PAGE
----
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August 30, 2017

How to make your website more accessible

By ITU News

Access to the Internet through websites, web tools and web technologies has become increasingly indispensable in the digital era. The Internet has the potential to empower individuals all around the world – especially disadvantaged communities – for it is designed to connect all people regardless of age, race, gender, and physical or mental ability.

“The power of the Web is in its universality. Access by everyone regardless of disability is an essential aspect,” Sir Tim Berners-Lee, the inventor of the World Wide Web once said.

It has been estimated that one billion people worldwide are living with some form of disability and they may find themselves shut out of the benefits enabled by digital technologies – unless they are accessible by design.

Websites and other digital tools can often create barriers that exclude people from accessing information they need. For example, an inaccessible job-search site could exclude people with disabilities from the employment opportunities available online.

Web accessibility means people with disabilities can perceive, understand, navigate and interact with the Web.

Much like building public infrastructure in the physical world, the virtual world should be designed to be accessible and inclusive for disabled and disadvantaged communities. The UN Convention on the Rights of Persons with Disabilities recognizes access to information and communication technologies (ICTs) as a human right.

ITU has set targets that enabling environments ensuring accessible telecommunication/ICT for persons with disabilities should be established in all countries by 2020.

According to World Wide Web Consortium (W3C), case studies show that breaking down the accessibility barriers leads to better search results, lower maintenance costs, and wider audience reach.

What does ‘Web accessibility’ mean?

Web accessibility means people with disabilities – including visual and hearing impairments, limited motor/mobility control, photosensitive epilepsy, developmental, learning and cognitive disabilities – can perceive, understand, navigate and interact with the Web.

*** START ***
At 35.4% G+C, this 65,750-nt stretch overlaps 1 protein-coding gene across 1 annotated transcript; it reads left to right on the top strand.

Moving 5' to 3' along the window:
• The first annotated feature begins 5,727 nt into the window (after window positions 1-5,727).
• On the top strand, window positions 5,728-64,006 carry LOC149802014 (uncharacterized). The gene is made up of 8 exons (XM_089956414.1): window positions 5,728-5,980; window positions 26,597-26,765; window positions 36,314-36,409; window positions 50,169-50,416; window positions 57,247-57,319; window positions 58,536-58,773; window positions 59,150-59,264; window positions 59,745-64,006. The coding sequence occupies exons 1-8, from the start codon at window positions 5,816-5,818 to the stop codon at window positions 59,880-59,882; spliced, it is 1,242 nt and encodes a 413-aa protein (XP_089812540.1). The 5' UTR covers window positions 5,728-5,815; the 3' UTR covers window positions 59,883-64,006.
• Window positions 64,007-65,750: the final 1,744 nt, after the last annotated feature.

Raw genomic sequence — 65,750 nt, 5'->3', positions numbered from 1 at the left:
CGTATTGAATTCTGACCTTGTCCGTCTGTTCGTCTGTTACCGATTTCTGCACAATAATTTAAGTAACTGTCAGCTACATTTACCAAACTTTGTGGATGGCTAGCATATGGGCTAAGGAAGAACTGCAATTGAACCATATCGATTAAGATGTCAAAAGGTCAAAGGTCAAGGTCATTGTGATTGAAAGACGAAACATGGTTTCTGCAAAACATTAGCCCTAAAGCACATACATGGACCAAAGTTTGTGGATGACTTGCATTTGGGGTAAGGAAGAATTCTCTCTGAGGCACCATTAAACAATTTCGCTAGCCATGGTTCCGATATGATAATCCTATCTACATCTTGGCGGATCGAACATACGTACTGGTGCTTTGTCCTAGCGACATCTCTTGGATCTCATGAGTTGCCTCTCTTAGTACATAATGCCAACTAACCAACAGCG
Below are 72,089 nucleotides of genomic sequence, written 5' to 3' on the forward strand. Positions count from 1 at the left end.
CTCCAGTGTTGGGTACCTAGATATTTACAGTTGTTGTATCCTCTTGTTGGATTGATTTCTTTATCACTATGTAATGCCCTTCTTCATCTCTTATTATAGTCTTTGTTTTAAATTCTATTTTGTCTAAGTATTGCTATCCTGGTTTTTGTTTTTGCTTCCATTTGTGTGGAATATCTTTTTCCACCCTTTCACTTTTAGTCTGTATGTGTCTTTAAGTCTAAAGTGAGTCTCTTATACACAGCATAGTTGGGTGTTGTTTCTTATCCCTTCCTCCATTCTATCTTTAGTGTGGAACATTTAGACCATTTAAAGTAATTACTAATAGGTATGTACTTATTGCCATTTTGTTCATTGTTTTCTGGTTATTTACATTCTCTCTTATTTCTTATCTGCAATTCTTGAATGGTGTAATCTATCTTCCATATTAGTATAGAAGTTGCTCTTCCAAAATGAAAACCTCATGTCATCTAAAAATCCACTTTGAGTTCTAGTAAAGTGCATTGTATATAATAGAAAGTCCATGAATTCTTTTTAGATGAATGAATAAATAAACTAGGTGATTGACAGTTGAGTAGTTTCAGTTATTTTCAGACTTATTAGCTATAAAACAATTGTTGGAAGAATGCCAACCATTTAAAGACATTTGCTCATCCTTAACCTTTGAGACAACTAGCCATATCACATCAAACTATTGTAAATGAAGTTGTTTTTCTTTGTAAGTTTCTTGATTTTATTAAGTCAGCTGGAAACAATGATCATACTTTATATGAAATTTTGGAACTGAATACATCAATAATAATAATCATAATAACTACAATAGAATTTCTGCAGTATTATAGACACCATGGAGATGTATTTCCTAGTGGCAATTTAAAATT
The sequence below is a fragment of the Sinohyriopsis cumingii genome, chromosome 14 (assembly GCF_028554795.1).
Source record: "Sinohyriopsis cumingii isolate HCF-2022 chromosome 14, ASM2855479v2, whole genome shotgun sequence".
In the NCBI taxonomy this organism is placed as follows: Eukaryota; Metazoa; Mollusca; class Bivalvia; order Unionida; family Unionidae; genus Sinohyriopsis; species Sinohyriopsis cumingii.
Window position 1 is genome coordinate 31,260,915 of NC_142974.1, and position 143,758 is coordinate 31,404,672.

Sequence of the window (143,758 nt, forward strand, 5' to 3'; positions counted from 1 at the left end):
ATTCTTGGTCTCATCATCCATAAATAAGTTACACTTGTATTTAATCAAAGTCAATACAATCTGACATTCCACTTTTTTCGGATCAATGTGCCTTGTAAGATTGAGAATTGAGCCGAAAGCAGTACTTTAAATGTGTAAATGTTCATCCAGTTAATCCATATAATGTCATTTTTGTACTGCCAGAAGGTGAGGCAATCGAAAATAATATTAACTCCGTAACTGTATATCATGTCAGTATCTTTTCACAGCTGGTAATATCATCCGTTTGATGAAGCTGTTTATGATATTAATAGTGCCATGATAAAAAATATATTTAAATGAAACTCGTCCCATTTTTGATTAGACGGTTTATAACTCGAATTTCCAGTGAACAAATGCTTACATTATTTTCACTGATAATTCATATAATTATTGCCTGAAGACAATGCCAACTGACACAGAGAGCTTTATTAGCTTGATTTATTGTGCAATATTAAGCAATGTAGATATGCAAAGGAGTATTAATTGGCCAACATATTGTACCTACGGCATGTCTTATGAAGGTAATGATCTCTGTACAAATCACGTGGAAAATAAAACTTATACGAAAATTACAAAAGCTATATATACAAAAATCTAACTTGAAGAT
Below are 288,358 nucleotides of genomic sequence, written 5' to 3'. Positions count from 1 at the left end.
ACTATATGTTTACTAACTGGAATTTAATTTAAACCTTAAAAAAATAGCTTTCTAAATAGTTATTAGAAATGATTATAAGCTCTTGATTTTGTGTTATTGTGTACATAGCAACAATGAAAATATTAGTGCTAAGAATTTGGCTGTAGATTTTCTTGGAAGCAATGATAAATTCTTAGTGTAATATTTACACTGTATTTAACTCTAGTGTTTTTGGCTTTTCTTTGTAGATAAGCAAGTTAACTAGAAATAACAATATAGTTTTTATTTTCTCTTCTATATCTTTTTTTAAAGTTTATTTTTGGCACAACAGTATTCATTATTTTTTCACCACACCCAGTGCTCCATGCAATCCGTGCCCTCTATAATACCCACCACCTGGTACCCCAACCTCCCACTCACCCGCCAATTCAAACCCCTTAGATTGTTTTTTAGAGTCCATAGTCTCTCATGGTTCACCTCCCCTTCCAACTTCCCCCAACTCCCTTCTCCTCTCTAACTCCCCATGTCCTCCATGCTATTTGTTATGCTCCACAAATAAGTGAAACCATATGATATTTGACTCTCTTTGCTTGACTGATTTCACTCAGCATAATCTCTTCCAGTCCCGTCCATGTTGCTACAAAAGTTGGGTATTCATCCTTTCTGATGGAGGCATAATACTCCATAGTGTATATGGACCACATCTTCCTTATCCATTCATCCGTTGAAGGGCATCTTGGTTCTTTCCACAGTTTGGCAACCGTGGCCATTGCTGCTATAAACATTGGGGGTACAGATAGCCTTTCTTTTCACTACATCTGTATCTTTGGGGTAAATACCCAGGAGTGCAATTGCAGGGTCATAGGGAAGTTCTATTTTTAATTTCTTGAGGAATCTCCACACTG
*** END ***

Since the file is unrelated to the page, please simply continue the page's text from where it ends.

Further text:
Making the Web more inclusive and accessible

What can content creators and web developers do to ensure they are making information and content accessible? Here are a few examples:

  1. Alternative text for images – Visual information is inaccessible, for example, to people with visual impairments or reading difficulties who need to rely on text-to-speech (TTS) technologies that read aloud the text on a webpage. By providing alternative text or captioning images, the visual information is made available not only to people who are visually impaired, as well as people who are browsing on low-bandwidth connection in remote regions, and others.
  2. Captions and transcripts – Information on video and audio is not available for people affected by hearing loss unless an alternative format is provided, such as captions and text transcripts.
  3. Keyboard input – People who have limited motor control and mobility, including the elderly, may experience extreme difficulty using a mouse or a touchpad. If all functionality of a website can be achieved via a keyboard, it can also be accessed by many other assistive technologies that simulate the keyboard, such as speech input.
  4. Text color contrast – Having sufficient color contrast between the text and its background – text on images, icons, and buttons – makes the information more readable for people with color blindness or lower contrast sensitivity.
  5. Descriptive links – Links are a key factor to determine how easy it is to navigate a website. An effective link should be clear and self-explanatory, and communicates to the user where it will lead to after clicking.

To help create a friendly virtual environment that is accessible and easy to navigate for all, web accessibility evaluation tools, checklists, as well as guidelines are available for content creators and developers to inspect the accessibility levels of any website. Some examples can be found here.

ITU works to increase accessibility of ICTs, including the Web. Find out more by clicking here.

By Nicole Jao (@nicole_i_jao), ITU News

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